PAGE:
Oil Spill in the Arctic region of Russia

Russia declared state of emergency after oil spilled into Ambarnaya river. The surface of the river turned crimson red.

Highlights

The Ambarnaya river slows into environmentally sensitive Arctic Ocean.

The Thermoelectric power plant located at Norilsk has been built on a permafrost. The permafrost has weakened due to climate change and increase in temperature. This led to the sinking of the pillars that supported the fuel tank to sink. The loss of containment led to 20,000 tonnes of diesel oil into the Ambarnaya river.

The river has drifted 12 km on its surface since its leak.

Environmental damages

The Environmentalists say that the river will become difficult to clean. The river will take decades to return to its previous state. It however does not include atmospheric damages and soil pollution The World wide Fund recorded the oil spill as the second largest oil leak in the world. The incident is being compared to Alaska’s 1989 Exxon Valdez disaster.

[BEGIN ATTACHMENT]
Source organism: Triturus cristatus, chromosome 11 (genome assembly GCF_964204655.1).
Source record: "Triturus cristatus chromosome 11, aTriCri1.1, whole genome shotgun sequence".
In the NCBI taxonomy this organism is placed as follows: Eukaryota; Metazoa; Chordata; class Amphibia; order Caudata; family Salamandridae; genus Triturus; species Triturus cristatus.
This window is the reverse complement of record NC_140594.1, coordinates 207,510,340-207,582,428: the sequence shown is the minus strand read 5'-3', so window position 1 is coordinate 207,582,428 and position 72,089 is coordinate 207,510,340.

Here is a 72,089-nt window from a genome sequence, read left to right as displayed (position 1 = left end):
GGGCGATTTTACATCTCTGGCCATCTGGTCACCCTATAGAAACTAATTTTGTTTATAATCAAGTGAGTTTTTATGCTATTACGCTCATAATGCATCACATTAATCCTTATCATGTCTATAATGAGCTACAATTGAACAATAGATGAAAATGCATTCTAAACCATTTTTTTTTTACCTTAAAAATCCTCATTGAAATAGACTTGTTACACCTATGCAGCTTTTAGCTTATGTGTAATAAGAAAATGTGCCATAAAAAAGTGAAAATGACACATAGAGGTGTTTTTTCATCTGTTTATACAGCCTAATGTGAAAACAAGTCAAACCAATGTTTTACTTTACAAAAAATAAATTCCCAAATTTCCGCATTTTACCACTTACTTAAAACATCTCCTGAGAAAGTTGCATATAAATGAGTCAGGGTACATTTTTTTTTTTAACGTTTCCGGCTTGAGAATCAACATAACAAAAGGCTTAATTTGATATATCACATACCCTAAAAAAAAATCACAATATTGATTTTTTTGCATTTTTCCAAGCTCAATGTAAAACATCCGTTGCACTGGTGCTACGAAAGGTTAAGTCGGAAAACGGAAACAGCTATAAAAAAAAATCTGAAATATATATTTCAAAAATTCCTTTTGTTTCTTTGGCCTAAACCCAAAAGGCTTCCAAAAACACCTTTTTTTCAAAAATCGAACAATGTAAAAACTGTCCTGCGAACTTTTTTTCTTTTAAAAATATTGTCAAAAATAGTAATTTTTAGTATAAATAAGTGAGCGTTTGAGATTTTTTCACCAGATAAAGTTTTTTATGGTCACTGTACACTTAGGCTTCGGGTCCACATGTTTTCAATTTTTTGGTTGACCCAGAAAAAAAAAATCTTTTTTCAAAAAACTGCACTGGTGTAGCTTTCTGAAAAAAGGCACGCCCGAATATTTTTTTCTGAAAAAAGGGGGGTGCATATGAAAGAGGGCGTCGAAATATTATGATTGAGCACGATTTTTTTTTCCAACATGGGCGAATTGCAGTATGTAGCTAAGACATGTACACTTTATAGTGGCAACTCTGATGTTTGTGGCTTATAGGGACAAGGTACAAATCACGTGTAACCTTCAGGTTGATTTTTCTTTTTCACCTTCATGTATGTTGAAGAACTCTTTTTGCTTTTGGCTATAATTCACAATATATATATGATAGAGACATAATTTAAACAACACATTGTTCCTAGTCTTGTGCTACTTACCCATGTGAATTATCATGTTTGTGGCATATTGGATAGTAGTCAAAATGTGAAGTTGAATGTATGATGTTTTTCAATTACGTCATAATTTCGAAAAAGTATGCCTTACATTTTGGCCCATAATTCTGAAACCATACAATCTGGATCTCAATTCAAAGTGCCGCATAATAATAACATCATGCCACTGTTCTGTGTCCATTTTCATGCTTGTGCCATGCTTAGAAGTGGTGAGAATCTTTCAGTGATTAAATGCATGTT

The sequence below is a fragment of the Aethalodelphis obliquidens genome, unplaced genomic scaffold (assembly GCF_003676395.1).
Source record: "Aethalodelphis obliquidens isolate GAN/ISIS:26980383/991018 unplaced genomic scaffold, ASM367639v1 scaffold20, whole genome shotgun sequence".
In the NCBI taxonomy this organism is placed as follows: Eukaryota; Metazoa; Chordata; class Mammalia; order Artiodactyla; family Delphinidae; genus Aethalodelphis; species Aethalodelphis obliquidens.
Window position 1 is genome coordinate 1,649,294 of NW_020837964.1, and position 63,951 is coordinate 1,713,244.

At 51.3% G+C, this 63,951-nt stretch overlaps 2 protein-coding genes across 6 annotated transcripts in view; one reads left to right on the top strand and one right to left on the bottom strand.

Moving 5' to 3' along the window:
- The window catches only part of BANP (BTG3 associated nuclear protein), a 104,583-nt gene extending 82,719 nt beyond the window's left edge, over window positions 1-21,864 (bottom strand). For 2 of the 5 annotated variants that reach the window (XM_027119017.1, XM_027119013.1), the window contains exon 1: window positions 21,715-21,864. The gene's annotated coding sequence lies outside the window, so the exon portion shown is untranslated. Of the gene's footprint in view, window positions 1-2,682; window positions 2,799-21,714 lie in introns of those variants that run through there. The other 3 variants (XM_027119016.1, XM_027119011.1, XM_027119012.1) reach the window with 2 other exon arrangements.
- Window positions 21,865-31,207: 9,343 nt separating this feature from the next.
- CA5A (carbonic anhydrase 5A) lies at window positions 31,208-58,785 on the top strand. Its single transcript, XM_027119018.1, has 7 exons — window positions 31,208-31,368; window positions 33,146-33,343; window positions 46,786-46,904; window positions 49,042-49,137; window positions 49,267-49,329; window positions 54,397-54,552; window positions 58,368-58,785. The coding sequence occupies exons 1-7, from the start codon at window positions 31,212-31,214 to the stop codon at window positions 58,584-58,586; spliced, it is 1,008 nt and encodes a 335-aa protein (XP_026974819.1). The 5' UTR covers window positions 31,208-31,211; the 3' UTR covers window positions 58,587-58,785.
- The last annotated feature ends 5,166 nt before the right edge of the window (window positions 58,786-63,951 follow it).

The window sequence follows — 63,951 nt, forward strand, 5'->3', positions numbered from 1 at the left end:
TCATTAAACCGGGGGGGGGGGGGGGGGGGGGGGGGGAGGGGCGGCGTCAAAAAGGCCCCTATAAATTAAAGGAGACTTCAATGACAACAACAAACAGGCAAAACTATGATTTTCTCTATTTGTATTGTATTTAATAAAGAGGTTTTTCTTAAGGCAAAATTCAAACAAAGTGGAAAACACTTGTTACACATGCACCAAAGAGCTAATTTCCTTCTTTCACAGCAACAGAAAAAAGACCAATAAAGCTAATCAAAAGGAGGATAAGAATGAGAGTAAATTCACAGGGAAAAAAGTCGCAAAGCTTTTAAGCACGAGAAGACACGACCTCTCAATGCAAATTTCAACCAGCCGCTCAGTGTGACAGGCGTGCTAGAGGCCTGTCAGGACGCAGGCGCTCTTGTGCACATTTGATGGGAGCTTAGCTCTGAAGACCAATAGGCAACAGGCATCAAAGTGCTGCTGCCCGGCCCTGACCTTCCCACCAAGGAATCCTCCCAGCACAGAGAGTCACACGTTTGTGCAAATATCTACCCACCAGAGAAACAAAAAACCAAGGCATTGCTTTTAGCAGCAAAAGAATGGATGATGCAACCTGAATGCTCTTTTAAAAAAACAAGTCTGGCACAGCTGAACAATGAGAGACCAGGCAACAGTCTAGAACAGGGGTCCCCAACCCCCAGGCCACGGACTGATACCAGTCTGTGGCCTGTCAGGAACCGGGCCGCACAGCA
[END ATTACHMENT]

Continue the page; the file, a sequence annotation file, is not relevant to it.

Exxon Valdez Disaster

The Exxon Valdez Disaster occurred in 1989 when an oil tanker struck Prince William Sound Reef in Alaska. Around 10.8 million gallons of crude oil spilled over. This is till date considered one of the worst oil spills in history.

The region is rich in salmon, seals, sea otters and sea birds.

Ambarnaya river

The Ambarnaya river flows in Siberial in northerly direction in Lake Pyasino. Fishing is no longer possible in the river as it is heavily polluted due to mining in Norilsk.

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